One of China’s most prominent dissidents, Hu Jia, was reunited with his family in the early hours of Sunday after serving three-and-a-half-years in jail on subversion charges, but he was not ready to speak in public, his wife said.
Hu was convicted in 2008 for “inciting subversion of state power” for criticizing human rights restrictions in China, and was seen by some supporters as a potential recipient of the Nobel Peace Prize before it went to another jailed Chinese dissident, Liu Xiaobo, last year.
“He is back home with his parents and me,” his wife, Zeng Jingyan, told Reuters in a brief telephone interview.
“I don’t know if he can speak later. At the moment, I want everything to be peaceful. I’m worried that doing interviews at this stage might cause problems. Please understand.”
She and other rights activists have voiced concern in the past that Chinese authorities might impose restrictions on him amounting to a form of house arrest after his formal release.
Hu Jia’s long-scheduled release followed this week’s abrupt freeing from detention of the prominent artist and activist Ai Weiwei, and has come while Chinese Premier Wen Jiabao is visiting Europe on trips to Hungary, Britain and Germany.
China’s Communist Party has cracked down on dissent since February, responding to fears that uprisings across the Arab world could also trigger challenges to its one-party rule. Many dissidents detained in that drive have been ordered by authorities to stay publicly silent after their release.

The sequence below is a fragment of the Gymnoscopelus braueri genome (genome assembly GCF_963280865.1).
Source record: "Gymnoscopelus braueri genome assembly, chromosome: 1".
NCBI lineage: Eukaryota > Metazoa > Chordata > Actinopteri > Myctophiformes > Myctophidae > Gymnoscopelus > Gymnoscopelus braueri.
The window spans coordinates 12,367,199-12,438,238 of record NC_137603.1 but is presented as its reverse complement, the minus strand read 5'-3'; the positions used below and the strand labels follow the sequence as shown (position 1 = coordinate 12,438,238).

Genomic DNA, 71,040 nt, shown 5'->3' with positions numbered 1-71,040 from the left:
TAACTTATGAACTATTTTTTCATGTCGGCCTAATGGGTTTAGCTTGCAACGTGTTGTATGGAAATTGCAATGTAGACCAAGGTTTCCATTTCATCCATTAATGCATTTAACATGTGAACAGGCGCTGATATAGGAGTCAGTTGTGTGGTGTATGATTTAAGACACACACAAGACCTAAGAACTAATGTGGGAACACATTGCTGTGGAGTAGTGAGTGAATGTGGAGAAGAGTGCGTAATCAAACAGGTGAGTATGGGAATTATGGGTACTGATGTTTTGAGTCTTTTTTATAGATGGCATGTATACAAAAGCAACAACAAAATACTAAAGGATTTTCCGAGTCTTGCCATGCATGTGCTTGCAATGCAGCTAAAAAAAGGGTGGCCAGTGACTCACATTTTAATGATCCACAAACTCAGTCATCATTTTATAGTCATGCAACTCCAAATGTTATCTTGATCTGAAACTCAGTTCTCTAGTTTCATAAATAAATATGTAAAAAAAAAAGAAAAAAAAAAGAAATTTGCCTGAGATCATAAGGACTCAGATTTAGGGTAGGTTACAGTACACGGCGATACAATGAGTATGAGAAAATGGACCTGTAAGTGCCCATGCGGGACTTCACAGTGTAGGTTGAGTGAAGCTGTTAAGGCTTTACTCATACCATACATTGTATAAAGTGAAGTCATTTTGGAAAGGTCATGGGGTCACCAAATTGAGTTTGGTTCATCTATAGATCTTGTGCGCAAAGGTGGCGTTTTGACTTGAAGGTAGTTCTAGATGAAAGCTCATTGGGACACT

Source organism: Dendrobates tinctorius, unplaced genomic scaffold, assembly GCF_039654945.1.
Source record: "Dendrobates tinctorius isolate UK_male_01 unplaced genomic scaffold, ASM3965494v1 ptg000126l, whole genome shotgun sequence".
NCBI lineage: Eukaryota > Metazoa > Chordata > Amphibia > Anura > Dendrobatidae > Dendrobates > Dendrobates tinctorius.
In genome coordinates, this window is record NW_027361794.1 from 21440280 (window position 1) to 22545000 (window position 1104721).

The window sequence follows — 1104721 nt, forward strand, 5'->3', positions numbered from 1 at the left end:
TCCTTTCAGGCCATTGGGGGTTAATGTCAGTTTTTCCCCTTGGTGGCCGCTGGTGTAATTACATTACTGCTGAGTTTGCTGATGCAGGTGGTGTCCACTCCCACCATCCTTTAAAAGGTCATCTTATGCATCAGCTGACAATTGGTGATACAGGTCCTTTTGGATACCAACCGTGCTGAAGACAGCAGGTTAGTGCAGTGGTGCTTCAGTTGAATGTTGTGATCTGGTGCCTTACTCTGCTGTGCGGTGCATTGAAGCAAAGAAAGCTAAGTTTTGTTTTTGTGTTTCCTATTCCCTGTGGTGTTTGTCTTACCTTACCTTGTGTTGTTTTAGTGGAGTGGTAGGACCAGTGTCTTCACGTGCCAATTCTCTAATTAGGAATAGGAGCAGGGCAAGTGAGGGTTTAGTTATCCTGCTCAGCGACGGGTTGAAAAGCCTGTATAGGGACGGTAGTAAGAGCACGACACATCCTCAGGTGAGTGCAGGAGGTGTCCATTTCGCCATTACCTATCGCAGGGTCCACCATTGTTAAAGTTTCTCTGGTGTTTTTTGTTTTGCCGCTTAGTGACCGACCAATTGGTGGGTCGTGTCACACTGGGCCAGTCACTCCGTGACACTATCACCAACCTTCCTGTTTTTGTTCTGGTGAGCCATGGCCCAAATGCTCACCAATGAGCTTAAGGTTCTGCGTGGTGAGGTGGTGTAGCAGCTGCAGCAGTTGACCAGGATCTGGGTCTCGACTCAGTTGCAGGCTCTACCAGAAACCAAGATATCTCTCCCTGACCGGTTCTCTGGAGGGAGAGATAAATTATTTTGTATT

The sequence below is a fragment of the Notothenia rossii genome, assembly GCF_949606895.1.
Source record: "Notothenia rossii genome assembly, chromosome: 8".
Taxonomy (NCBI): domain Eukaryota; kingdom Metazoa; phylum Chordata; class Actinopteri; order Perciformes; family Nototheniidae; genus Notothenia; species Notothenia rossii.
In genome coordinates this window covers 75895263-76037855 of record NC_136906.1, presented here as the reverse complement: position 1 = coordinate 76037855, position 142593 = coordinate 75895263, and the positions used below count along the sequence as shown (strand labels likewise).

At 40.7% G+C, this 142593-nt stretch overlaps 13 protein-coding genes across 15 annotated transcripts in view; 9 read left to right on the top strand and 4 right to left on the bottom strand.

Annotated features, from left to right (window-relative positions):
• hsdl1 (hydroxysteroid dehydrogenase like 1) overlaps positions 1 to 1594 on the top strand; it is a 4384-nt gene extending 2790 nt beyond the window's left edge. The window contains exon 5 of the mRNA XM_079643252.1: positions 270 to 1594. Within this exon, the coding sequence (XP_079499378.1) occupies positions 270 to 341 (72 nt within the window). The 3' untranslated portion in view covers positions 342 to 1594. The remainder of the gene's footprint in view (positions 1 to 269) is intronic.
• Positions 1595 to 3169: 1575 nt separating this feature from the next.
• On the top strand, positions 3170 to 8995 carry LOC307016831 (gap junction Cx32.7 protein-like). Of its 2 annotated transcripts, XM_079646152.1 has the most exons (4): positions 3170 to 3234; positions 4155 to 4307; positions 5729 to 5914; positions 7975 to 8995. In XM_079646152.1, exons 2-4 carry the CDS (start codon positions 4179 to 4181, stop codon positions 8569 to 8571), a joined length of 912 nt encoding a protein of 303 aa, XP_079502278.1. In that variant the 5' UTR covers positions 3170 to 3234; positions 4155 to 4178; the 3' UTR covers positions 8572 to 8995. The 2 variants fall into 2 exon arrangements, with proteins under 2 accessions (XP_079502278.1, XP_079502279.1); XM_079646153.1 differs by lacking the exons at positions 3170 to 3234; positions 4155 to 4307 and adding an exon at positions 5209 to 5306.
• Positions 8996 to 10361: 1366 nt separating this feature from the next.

Hu’s wife, Zeng, a prominent activist in her own right, had posted on Twitter accounts messages describing harassment from authorities before his release.
She told Reuters in late May that she was worried by the trend of rights activists coming under informal house arrest after their release from formal detention or jail.
“When I see this, I’m worried, very worried, that when Hu Jia gets out something bad will happen,” she said.
Hu and Zeng live in an apartment complex in east Beijing called Bobo Freedom City. There was a heavy presence of police officers and security guards in the area on Sunday morning.
Hu was detained in late 2007 and then tried and convicted the following year on the subversion charges that stemmed from criticism of the government he had made in Internet writings and interviews with foreign reporters.
China often uses the broad charge of “inciting subversion” to punish dissidents, and when Hu was convicted, state media said that he had bowed to the accusations against him.
Before he was jailed, Hu, 37, pursued an energetic career as an environmental protection campaigner, advocate for rural victims of AIDS, and vocal critic of China’s restrictions on political dissent. Shaven-headed and wearing bookish spectacles, he was a familiar sight at activist gatherings in Beijing.
He is also a Buddhist who has criticised China’s controls on that religion in Tibet and voiced sympathy for the Dalai Lama, the exiled Tibetan spiritual leader reviled by Beijing.
Sophie Richardson of Human Rights Watch, a New York-based advocacy group, said on Friday that “Hu Jia should never have been imprisoned in the first place,” and she urged Beijing not to put him under informal house arrest.
“If that injustice is compounded by another form of detention it will show just how shallow the Chinese government’s ‘rule of law’ commitments are,” she said in an emailed statement ahead of Hu’s release
- Chen Guangcheng’s escape sparks China round-up – BBC News (bbc.co.uk)
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